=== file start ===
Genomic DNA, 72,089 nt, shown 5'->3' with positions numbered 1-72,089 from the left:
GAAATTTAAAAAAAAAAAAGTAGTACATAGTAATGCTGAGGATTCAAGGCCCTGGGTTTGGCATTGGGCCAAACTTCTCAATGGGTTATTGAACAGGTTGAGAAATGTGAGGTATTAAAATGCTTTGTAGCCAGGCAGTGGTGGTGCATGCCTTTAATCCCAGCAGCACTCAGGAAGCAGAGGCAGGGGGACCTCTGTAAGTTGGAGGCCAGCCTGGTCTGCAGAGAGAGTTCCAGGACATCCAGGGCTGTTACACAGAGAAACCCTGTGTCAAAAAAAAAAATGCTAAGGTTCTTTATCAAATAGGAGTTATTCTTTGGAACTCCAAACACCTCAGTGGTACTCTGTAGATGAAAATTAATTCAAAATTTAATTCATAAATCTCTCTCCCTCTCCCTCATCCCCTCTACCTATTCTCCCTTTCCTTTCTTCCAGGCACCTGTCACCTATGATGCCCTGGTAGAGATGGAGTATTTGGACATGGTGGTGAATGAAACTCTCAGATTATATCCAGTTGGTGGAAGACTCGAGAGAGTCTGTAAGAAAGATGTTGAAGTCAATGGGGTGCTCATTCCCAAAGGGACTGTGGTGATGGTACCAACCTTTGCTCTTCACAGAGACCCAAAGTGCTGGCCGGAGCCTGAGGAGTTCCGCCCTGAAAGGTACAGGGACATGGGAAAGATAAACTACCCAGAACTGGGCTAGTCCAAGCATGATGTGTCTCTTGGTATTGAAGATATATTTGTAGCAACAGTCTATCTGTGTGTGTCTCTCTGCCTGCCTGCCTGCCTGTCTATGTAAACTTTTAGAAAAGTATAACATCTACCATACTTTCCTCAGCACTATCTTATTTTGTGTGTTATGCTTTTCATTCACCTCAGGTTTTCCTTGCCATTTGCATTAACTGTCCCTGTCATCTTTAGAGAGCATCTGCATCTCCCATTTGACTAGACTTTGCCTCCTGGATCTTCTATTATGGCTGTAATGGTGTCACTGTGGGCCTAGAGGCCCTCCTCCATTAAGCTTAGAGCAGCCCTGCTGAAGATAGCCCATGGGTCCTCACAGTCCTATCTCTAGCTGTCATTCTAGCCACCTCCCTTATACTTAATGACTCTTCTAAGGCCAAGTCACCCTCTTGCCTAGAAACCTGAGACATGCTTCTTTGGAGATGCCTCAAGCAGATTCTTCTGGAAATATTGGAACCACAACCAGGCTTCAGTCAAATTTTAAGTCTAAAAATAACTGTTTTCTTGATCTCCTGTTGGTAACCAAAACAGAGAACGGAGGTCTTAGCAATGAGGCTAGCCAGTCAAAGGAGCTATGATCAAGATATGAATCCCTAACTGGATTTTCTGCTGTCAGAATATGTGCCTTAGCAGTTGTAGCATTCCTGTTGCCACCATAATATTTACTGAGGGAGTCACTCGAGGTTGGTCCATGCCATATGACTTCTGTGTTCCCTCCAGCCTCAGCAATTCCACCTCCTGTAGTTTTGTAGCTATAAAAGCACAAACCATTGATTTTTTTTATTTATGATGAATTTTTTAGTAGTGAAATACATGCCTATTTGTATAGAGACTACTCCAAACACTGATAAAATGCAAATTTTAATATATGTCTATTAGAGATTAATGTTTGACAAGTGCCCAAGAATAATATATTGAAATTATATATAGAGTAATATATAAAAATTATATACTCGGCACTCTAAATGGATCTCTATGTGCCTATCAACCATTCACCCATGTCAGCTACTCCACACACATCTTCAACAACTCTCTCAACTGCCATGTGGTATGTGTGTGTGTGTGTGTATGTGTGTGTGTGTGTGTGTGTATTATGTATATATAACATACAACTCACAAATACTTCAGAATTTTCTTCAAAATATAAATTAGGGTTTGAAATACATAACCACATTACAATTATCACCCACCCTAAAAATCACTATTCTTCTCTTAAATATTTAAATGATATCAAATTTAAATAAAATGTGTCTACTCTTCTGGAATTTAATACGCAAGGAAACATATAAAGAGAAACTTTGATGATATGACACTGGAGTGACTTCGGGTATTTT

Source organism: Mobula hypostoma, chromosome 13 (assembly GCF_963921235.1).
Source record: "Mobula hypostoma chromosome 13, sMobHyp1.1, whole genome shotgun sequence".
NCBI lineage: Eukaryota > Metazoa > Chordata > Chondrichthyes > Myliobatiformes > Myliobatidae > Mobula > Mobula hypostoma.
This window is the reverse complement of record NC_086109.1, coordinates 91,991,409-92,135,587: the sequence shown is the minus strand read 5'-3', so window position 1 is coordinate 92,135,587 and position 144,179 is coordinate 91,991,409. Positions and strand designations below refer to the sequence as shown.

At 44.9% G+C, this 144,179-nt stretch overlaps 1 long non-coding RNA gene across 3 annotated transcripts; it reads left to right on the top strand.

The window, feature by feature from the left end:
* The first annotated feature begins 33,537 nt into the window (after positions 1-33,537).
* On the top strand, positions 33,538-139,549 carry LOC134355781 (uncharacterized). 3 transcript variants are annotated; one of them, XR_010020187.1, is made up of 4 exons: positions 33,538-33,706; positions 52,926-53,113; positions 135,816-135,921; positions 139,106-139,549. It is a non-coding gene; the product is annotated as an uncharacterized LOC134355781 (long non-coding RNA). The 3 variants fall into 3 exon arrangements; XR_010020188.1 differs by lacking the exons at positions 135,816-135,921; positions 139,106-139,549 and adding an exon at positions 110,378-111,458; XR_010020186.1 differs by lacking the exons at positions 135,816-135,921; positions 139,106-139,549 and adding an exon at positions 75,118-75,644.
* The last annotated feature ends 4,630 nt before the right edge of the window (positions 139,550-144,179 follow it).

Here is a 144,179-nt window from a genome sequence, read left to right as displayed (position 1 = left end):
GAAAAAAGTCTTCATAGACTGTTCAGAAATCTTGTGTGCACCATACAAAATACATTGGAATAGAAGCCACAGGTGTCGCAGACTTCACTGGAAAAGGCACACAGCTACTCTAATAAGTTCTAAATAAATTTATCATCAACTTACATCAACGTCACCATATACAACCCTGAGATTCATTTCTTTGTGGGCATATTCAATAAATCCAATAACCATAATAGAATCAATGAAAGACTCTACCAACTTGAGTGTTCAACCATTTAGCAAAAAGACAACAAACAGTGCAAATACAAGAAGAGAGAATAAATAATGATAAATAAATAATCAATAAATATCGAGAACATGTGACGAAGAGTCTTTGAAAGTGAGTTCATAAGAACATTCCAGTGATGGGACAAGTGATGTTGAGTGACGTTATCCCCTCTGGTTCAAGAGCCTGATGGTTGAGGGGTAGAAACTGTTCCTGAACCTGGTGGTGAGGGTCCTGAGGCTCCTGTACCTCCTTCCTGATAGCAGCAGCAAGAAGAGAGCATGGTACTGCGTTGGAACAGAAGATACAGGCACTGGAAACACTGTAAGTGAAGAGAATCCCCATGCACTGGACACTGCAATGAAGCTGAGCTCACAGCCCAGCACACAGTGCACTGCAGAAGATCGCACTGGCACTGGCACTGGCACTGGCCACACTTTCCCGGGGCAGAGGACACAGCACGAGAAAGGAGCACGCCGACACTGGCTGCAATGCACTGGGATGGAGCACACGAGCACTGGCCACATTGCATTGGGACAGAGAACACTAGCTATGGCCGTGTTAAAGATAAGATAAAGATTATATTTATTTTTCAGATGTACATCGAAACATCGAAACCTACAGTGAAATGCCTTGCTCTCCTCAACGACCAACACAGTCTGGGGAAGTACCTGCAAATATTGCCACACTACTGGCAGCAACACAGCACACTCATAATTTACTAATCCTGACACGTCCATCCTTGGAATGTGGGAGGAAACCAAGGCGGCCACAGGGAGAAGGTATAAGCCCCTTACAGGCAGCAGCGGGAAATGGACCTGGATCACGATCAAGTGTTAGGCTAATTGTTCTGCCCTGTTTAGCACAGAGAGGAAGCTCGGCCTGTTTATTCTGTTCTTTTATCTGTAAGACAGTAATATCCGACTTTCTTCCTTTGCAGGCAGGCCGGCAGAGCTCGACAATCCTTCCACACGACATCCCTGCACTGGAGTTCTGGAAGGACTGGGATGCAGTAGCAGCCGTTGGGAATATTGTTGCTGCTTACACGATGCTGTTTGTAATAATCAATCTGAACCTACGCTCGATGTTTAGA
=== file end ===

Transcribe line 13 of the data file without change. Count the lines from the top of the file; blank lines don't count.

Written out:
GAAAAAAGTCTTCATAGACTGTTCAGAAATCTTGTGTGCACCATACAAAATACATTGGAATAGAAGCCACAGGTGTCGCAGACTTCACTGGAAAAGGCACACAGCTACTCTAATAAGTTCTAAATAAATTTATCATCAACTTACATCAACGTCACCATATACAACCCTGAGATTCATTTCTTTGTGGGCATATTCAATAAATCCAATAACCATAATAGAATCAATGAAAGACTCTACCAACTTGAGTGTTCAACCATTTAGCAAAAAGACAACAAACAGTGCAAATACAAGAAGAGAGAATAAATAATGATAAATAAATAATCAATAAATATCGAGAACATGTGACGAAGAGTCTTTGAAAGTGAGTTCATAAGAACATTCCAGTGATGGGACAAGTGATGTTGAGTGACGTTATCCCCTCTGGTTCAAGAGCCTGATGGTTGAGGGGTAGAAACTGTTCCTGAACCTGGTGGTGAGGGTCCTGAGGCTCCTGTACCTCCTTCCTGATAGCAGCAGCAAGAAGAGAGCATGGTACTGCGTTGGAACAGAAGATACAGGCACTGGAAACACTGTAAGTGAAGAGAATCCCCATGCACTGGACACTGCAATGAAGCTGAGCTCACAGCCCAGCACACAGTGCACTGCAGAAGATCGCACTGGCACTGGCACTGGCACTGGCCACACTTTCCCGGGGCAGAGGACACAGCACGAGAAAGGAGCACGCCGACACTGGCTGCAATGCACTGGGATGGAGCACACGAGCACTGGCCACATTGCATTGGGACAGAGAACACTAGCTATGGCCGTGTTAAAGATAAGATAAAGATTATATTTATTTTTCAGATGTACATCGAAACATCGAAACCTACAGTGAAATGCCTTGCTCTCCTCAACGACCAACACAGTCTGGGGAAGTACCTGCAAATATTGCCACACTACTGGCAGCAACACAGCACACTCATAATTTACTAATCCTGACACGTCCATCCTTGGAATGTGGGAGGAAACCAAGGCGGCCACAGGGAGAAGGTATAAGCCCCTTACAGGCAGCAGCGGGAAATGGACCTGGATCACGATCAAGTGTTAGGCTAATTGTTCTGCCCTGTTTAGCACAGAGAGGAAGCTCGGCCTGTTTATTCTGTTCTTTTATCTGTAAGACAGTAATATCCGACTTTCTTCCTTTGCAGGCAGGCCGGCAGAGCTCGACAATCCTTCCACACGACATCCCTGCACTGGAGTTCTGGAAGGACTGGGATGCAGTAGCAGCCGTTGGGAATATTGTTGCTGCTTACACGATGCTGTTTGTAATAATCAATCTGAACCTACGCTCGATGTTTAGA